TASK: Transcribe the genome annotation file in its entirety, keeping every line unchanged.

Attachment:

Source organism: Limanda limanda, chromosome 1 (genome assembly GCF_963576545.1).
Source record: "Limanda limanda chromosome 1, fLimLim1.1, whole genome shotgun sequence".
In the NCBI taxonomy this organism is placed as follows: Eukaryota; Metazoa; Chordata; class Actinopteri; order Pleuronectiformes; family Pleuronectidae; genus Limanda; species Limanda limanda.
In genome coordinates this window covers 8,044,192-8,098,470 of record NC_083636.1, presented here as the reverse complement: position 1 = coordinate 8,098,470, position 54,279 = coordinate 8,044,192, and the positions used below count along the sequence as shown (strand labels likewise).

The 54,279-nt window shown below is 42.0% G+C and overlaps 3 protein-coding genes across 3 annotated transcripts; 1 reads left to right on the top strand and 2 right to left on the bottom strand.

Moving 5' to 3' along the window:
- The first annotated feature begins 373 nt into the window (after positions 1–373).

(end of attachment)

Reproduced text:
Source organism: Limanda limanda, chromosome 1 (genome assembly GCF_963576545.1).
Source record: "Limanda limanda chromosome 1, fLimLim1.1, whole genome shotgun sequence".
In the NCBI taxonomy this organism is placed as follows: Eukaryota; Metazoa; Chordata; class Actinopteri; order Pleuronectiformes; family Pleuronectidae; genus Limanda; species Limanda limanda.
In genome coordinates this window covers 8,044,192-8,098,470 of record NC_083636.1, presented here as the reverse complement: position 1 = coordinate 8,098,470, position 54,279 = coordinate 8,044,192, and the positions used below count along the sequence as shown (strand labels likewise).

The 54,279-nt window shown below is 42.0% G+C and overlaps 3 protein-coding genes across 3 annotated transcripts; 1 reads left to right on the top strand and 2 right to left on the bottom strand.

Moving 5' to 3' along the window:
- The first annotated feature begins 373 nt into the window (after positions 1–373).